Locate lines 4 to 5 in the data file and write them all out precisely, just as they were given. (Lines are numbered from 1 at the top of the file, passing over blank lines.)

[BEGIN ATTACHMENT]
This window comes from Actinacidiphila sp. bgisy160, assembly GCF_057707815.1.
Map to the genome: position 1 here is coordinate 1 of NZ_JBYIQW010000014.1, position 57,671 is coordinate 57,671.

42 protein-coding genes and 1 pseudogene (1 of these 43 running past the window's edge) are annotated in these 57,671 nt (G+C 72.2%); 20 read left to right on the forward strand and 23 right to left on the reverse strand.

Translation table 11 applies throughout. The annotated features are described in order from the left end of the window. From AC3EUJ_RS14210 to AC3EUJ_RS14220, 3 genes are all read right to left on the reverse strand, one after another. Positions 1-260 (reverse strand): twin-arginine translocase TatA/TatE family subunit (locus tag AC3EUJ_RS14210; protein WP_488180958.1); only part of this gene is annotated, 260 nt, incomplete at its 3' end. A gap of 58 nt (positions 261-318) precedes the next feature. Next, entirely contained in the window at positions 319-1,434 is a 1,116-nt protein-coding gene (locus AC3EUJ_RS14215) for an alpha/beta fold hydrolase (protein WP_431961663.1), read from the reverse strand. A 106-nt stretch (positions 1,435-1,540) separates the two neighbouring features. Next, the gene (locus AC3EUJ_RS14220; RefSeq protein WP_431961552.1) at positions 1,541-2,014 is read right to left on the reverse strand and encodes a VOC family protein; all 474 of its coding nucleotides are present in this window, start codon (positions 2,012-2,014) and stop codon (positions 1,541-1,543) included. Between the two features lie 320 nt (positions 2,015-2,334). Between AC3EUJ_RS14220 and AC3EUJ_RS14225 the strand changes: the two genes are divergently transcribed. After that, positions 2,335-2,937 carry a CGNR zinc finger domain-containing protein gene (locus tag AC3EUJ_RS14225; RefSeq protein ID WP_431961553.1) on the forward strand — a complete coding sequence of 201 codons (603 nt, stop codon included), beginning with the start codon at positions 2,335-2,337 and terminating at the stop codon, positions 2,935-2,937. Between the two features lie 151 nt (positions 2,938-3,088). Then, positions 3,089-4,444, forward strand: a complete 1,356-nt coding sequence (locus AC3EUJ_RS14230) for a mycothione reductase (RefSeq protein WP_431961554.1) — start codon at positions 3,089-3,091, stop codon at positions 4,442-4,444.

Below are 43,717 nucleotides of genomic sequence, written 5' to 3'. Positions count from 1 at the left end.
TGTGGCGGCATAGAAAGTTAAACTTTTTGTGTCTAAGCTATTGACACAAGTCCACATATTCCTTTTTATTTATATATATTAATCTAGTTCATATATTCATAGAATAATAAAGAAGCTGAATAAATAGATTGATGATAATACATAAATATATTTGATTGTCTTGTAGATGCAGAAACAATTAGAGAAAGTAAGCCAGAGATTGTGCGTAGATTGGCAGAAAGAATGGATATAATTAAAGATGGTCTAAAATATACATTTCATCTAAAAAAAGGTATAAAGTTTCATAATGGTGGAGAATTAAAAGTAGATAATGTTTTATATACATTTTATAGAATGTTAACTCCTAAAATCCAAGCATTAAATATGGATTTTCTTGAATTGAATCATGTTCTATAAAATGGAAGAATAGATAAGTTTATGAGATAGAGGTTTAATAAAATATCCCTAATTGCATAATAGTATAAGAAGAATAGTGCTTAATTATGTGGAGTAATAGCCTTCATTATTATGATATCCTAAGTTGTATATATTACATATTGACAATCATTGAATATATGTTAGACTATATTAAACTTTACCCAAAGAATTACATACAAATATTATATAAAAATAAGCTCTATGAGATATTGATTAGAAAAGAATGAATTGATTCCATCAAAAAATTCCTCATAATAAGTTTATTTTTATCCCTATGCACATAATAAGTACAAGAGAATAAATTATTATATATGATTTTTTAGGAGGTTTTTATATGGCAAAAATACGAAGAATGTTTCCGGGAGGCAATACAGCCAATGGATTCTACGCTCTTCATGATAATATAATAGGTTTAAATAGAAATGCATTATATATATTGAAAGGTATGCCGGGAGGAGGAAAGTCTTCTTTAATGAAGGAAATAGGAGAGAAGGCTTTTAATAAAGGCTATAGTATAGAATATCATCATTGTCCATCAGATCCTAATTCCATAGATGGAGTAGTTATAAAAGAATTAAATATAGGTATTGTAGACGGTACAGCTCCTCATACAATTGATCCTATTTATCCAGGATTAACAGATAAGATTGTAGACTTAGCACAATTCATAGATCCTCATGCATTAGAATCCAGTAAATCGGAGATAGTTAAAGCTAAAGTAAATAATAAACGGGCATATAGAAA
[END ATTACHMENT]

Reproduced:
Translation table 11 applies throughout. The annotated features are described in order from the left end of the window. From AC3EUJ_RS14210 to AC3EUJ_RS14220, 3 genes are all read right to left on the reverse strand, one after another. Positions 1-260 (reverse strand): twin-arginine translocase TatA/TatE family subunit (locus tag AC3EUJ_RS14210; protein WP_488180958.1); only part of this gene is annotated, 260 nt, incomplete at its 3' end. A gap of 58 nt (positions 261-318) precedes the next feature. Next, entirely contained in the window at positions 319-1,434 is a 1,116-nt protein-coding gene (locus AC3EUJ_RS14215) for an alpha/beta fold hydrolase (protein WP_431961663.1), read from the reverse strand. A 106-nt stretch (positions 1,435-1,540) separates the two neighbouring features. Next, the gene (locus AC3EUJ_RS14220; RefSeq protein WP_431961552.1) at positions 1,541-2,014 is read right to left on the reverse strand and encodes a VOC family protein; all 474 of its coding nucleotides are present in this window, start codon (positions 2,012-2,014) and stop codon (positions 1,541-1,543) included. Between the two features lie 320 nt (positions 2,015-2,334). Between AC3EUJ_RS14220 and AC3EUJ_RS14225 the strand changes: the two genes are divergently transcribed. After that, positions 2,335-2,937 carry a CGNR zinc finger domain-containing protein gene (locus tag AC3EUJ_RS14225; RefSeq protein ID WP_431961553.1) on the forward strand — a complete coding sequence of 201 codons (603 nt, stop codon included), beginning with the start codon at positions 2,335-2,337 and terminating at the stop codon, positions 2,935-2,937. Between the two features lie 151 nt (positions 2,938-3,088). Then, positions 3,089-4,444, forward strand: a complete 1,356-nt coding sequence (locus AC3EUJ_RS14230) for a mycothione reductase (RefSeq protein WP_431961554.1) — start codon at positions 3,089-3,091, stop codon at positions 4,442-4,444.

Below are 43,717 nucleotides of genomic sequence, written 5' to 3'. Positions count from 1 at the left end.